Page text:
Molecular therapy of chronic myeloid leukemia (CML) since the advent of imatinib mesylate (Glivec, Gleevec) is a developing paradigm for oncology in general and for hematologic malignancies in particular. Our understanding of the basic biology of the disease, and the availability of high-throughput drug screens, arms us with small-molecule drugs that inhibit the key steps in the genesis, maintenance, and proliferation of the tumor. However, imatinib, at the vanguard, has shown that responses to single specific inhibitors alone may be short-lived and relapse is most often associated with a loss of drug binding caused by the exquisitely powerful selection of random cells carrying mutations in the Bcr-Abl tyrosine kinase domain that render them resistant to imatinib. Even as it becomes increasingly likely that imatinib does confer long-term benefit in the treatment of CML, the addition of other drugs will have an important role in improving clinical responses to imatinib used as a single agent or in managing resistance to this drug.FIG1
In addition to Bcr-Abl, other downstream proteins essential for transducing the oncogenic signal are good candidates for targeted therapy. For example, a key player is the oncoprotein Ras, known to be active only when tethered to the cytoplasmic membrane. This attachment depends on a spe cific posttranslational modification (called prenylation, usually of the farnesylation type) of Ras, although the exact mechanism underlying this location-dependent activity, and the cast of other proteins that behave similarly, is only partly understood. An important observation is that mutagenesis of one specific cysteine residue in oncogenic Ras, whereby farnesylation and localization to the cell membrane cannot occur, prevents transformation of fibroblasts via loss of Ras/MAPK (mitogen-activated protein kinase) signaling.1 Therefore, Ras signaling might represent an excellent target for intervention in many areas of oncology.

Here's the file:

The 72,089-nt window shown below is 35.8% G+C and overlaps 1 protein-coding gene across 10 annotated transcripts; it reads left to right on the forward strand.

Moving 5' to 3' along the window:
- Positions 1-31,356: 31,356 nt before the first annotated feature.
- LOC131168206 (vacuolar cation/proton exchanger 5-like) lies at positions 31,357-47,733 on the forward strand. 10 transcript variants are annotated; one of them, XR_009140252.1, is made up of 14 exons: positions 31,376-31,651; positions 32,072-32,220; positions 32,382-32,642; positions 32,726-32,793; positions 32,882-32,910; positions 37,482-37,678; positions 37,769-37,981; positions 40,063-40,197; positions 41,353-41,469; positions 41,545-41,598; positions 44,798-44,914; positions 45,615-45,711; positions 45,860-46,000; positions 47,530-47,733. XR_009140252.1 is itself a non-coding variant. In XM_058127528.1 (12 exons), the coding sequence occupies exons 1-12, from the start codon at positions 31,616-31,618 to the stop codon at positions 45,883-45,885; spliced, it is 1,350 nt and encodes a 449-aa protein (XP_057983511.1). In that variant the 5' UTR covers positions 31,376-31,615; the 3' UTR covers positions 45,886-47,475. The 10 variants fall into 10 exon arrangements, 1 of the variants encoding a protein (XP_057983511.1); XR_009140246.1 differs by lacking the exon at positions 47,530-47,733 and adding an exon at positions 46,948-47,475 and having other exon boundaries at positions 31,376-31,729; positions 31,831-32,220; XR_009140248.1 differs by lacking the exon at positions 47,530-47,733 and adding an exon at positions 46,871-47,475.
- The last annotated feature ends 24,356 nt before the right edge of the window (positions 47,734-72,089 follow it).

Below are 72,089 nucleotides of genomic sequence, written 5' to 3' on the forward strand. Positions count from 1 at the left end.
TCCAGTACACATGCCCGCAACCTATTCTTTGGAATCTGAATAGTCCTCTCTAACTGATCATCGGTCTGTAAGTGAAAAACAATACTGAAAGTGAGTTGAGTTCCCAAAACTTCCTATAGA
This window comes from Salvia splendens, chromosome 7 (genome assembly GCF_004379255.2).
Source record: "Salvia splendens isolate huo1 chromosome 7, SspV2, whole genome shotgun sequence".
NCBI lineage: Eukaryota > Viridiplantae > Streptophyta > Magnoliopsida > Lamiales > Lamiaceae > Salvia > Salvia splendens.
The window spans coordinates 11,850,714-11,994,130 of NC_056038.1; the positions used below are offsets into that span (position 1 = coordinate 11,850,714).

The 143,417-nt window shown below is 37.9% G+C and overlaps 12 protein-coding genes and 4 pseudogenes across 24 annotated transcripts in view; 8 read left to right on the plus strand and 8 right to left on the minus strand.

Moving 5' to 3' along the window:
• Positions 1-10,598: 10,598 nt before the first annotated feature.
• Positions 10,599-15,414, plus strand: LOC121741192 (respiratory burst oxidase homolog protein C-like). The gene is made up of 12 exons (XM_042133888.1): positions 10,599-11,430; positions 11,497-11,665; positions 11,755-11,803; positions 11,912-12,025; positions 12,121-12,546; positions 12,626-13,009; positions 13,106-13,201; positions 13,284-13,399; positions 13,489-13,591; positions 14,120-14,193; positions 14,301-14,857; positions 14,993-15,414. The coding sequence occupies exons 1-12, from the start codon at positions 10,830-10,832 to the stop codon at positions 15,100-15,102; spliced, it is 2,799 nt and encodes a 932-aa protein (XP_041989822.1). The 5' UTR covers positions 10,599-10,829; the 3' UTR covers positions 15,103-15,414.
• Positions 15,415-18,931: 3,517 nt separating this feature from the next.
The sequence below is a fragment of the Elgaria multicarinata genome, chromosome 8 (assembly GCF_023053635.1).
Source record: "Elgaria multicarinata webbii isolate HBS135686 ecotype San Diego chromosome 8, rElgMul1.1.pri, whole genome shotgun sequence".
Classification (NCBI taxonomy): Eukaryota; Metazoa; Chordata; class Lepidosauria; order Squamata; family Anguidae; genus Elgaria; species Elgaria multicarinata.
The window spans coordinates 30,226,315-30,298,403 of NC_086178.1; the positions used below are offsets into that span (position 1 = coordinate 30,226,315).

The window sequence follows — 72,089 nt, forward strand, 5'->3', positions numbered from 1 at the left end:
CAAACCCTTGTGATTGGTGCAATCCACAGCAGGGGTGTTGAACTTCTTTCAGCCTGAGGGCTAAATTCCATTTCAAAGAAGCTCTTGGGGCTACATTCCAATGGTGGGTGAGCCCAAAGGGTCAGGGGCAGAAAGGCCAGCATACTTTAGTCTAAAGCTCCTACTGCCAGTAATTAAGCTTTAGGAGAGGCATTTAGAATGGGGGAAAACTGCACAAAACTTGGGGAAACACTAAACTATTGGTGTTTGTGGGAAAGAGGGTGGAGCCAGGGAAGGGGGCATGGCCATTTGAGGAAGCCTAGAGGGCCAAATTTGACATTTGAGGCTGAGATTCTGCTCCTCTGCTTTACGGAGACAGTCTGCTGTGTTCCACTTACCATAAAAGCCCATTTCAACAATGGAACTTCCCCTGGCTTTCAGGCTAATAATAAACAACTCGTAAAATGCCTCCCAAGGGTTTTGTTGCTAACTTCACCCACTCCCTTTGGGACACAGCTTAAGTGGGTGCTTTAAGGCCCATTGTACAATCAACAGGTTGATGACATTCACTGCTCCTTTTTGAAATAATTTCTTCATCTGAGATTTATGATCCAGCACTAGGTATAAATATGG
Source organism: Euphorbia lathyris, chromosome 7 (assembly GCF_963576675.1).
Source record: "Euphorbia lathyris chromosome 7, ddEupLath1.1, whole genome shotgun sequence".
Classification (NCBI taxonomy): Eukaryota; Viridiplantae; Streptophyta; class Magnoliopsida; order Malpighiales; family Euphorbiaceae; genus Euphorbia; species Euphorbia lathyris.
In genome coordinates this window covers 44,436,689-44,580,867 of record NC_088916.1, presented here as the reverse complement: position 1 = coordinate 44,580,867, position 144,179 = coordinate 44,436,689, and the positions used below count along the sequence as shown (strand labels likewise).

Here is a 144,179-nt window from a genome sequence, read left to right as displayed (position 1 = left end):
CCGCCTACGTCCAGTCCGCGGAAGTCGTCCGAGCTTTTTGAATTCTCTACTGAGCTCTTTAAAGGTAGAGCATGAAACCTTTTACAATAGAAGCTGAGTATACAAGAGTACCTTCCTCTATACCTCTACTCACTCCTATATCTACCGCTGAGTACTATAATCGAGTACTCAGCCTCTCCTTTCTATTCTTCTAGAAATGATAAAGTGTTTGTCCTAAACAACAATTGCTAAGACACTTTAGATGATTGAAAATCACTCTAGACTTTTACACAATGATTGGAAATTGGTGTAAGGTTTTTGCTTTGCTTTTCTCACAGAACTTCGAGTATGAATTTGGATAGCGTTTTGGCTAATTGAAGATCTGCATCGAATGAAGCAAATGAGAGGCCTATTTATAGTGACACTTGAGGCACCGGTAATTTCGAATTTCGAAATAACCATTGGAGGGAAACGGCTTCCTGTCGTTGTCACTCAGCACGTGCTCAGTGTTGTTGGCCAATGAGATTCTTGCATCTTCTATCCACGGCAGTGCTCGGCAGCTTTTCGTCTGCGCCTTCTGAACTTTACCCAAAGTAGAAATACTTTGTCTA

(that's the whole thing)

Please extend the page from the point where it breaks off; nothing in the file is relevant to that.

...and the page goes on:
At present, clinical trials of inhibitors of the farnesyl transferases (known as FTIs) in CML are underway, and the in vitro data for these drugs are encouraging, even where responses to imatinib are poor.2 However, it appears that when Ras farnesylation is prevented, other lipid modifications such as geranylgeranylation may be possible, leading to restoration of Ras/MAPK signaling and the loss of the therapeutic effect.
In this issue, Kuroda and colleagues (page 2229) present in vitro and in vivo data describing the cytotoxic effects on CML cells of the third-generation bisphosphonate zoledronic acid (ZOL). ZOL is known to prevent both farnesylation and geranylgeranylation of Ras-related proteins and is thus potentially more efficient than conventional FTIs. Kuroda et al found that ZOL selectively inhibits the growth of CML cells in vitro and in vivo, at least partly via the induction of apoptosis, and is not ef fluxed by the P-glycoprotein pump. ZOL also combines well with imatinib exhibiting clear in vitro synergistic effects, a highly desirable interaction. Using a murine transplantation model, the authors showed that ZOL, like imatinib, prolongs survival of mice via the selective killing of the transplanted human leukemic cells, and this effect was even more significant when ZOL was combined with imatinib. A phase 1 clinical trial of ZOL has defined well-tolerated doses that are of the same relative magnitude as those used in the murine study. Perhaps most intriguingly, ZOL is known to rapidly localize to bone, raising the desirable prospect of a high local concentration and level of effect in the bone marrow, although this may reduce the effi-cacy against circulating leukemic cells.
The possible addition of ZOL to the armamentarium of drugs that can be effective against CML is a significant step forward. Many questions remain unanswered, however: Are the antiproliferative and proapoptotic effects of ZOL due solely to inhibition of Ras localization to the cell membrane or are other prenylated proteins also involved? Will the preferential concentration of ZOL in the bone marrow encourage proliferation of leukemic cells in ZOL-free extramedullary “sanctuaries”? And will ZOL be effective for killing imatinib-resistant CML cells? As previously shown for Bcr-Abl,3,4 the localization of a protein to the “correct” cellular compartment makes a world of difference to signal transduction and leukemogenesis...